[Again, please tell me how these are connected in any way.]
Edwards: It didn't start it did not...
Coulter: No you don't have cause I don't mind
Edwards: It did not start with that you had a column a number of years ago
Coulter: OK, great the wife of a presidential candidate is calling in asking me to stop speaking...
Matthews: Let her finish the point...
Coulter: You're asking me to stop speaking, stop writing columns, stop writing your books.
[Either you are incapable of simple logical distinctions, or again are simply lying. I would bet on the former not because you are stupid, but because you are so thoroughly brainwashed by your ideology that you automatically give anything a Democrat says the worst possible spin. Mrs. Edwards is clearly saying nothing of the sort.]
Matthews: OK, Ann. Please.
[Another common tactic: just shout over the other person. It's much easier debating a straw man.]
Edwards: You wrote a column a couple years ago which made fun of the moment of Charlie Dean's death, and suggested that my husband had a bumper sticker on the back of his car that said ask me about my dead son. This is not legitimate political dialogue.
Coulter: That's now three years ago --
[What possible difference does the time interval make? Was it wrong or not?]
Edwards: It debases political dialogue. It drives people away from the process. We can't have a debate about issues if you're using this kind of language.
Coulter: Yeah why isn't John Edwards making this call?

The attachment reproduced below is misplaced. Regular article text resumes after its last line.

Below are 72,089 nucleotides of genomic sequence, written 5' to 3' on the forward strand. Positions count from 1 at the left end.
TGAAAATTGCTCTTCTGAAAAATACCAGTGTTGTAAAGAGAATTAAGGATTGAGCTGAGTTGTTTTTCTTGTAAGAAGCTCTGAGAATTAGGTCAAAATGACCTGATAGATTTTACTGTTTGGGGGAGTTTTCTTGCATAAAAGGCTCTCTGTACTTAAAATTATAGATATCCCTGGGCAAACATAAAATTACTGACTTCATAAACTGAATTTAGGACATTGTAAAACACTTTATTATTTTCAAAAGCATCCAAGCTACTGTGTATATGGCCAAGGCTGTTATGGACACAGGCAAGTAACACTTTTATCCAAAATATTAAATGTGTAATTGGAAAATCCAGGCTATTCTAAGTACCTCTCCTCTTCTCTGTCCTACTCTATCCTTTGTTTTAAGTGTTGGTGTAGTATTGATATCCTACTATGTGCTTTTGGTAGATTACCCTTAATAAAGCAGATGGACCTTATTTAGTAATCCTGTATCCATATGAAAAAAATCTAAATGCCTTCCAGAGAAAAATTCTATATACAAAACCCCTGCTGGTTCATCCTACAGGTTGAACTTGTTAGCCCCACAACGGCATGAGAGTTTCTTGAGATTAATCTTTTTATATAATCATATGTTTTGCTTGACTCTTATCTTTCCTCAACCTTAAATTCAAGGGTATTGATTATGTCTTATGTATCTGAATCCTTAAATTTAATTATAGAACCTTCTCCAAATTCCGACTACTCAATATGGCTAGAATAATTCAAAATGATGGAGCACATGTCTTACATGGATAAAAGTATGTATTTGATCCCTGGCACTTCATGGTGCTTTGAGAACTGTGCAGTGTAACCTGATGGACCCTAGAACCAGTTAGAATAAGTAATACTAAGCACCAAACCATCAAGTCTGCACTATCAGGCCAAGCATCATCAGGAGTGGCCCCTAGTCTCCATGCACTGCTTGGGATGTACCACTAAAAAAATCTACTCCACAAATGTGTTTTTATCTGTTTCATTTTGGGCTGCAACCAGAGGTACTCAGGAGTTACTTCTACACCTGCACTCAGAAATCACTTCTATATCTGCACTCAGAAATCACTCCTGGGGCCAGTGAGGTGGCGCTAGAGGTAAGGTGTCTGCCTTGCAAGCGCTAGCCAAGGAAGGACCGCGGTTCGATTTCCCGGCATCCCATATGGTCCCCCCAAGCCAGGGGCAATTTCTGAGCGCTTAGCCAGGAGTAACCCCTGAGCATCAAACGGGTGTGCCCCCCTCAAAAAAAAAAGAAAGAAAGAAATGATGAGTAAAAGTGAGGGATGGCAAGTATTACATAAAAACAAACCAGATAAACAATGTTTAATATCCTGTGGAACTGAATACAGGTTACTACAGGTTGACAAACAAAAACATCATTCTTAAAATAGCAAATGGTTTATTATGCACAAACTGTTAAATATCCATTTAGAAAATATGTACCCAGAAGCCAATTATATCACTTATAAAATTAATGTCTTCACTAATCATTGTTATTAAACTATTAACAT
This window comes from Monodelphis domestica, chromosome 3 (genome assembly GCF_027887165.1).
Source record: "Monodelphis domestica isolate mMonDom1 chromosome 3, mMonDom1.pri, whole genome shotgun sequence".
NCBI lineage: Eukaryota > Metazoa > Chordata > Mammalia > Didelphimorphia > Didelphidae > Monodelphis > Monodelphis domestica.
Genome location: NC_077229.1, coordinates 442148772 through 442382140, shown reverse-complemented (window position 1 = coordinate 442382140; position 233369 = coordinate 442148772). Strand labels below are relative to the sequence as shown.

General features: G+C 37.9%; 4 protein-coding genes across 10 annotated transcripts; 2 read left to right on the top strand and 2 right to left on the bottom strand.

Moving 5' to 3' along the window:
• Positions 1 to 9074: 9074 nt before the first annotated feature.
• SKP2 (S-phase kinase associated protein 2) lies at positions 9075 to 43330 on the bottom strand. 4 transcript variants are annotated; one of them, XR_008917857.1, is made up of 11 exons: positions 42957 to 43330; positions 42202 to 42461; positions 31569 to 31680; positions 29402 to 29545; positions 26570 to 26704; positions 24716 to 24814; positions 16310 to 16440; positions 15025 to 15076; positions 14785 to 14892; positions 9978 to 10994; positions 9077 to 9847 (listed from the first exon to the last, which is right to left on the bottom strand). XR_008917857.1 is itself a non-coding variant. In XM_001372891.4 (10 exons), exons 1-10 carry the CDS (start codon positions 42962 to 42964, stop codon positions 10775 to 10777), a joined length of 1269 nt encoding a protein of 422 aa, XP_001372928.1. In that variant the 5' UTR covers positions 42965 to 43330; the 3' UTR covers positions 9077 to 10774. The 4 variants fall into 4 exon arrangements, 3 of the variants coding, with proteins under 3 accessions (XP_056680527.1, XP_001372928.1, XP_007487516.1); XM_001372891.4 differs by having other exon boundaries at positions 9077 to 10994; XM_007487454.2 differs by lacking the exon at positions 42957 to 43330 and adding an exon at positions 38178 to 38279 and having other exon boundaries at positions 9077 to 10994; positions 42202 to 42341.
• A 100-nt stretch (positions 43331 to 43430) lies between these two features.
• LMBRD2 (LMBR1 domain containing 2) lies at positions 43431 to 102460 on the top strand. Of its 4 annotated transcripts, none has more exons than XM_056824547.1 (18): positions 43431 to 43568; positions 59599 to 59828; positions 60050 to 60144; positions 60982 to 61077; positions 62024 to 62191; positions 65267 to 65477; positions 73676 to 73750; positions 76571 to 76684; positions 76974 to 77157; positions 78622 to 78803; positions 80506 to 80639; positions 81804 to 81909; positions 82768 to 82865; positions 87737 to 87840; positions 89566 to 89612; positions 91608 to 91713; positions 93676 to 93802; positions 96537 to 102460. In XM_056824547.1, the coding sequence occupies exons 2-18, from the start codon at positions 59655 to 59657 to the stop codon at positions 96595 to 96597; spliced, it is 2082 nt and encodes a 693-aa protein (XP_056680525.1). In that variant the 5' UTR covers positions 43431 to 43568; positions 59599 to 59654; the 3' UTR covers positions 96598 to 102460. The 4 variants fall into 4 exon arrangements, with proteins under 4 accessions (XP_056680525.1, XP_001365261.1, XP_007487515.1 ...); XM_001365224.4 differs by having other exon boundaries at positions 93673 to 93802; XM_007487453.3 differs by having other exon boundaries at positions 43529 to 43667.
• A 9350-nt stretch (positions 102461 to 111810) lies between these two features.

[Again, why does that matter? If he had called in, you likely would have been talking about how pathetic it was for a presidential candidate to stoop to the level of calling a columnist and worrying so much about it. Further, you imply something negative about John Edwards without actually saying what it is.]
Matthews: Well do you want to respond and we'll end this conversation?
Edwards: I haven't talked to John about this call.
Coulter: This is just another attempt for –
Edwards: I'm making this call as a mother. I'm the mother of that boy who died. My children participate -- these young people behind you are the age of my children. You're asking them to participate in a dialogue that's based on hatefulness and ugliness instead of on the issues and I don't think that's serving them or this country very well.
[Applause from the crowd]
Matthews: Thank you very much Elizabeth Edwards. (Turning to Coulter) Do you want to -- you have all the time in the world to respond.
Coulter: I think we heard all we need to hear. The wife of a presidential candidate is asking me to stop speaking. No.
[Could someone please hold an intervention with you? You are implying that you are unable to speak without baseless insult and appealing to the worst in your audiences. We did hear all we needed to, but the vast majority of us got something much different than you did.]
Coulter is the worst example of a columnist my mind can realistically conjure. She appears little but a ball of insecurity and attention-grabbing controversy, and exhibits a general contempt for those who disagree with her. That she is sharing her honest opinions I will not question. But they are in some ways the equivalent of the worst shock radio, a play for cheap applause and without much basis in reality. If she could defend them, she would be able to debate rather than throw insults childishly back at her accusers.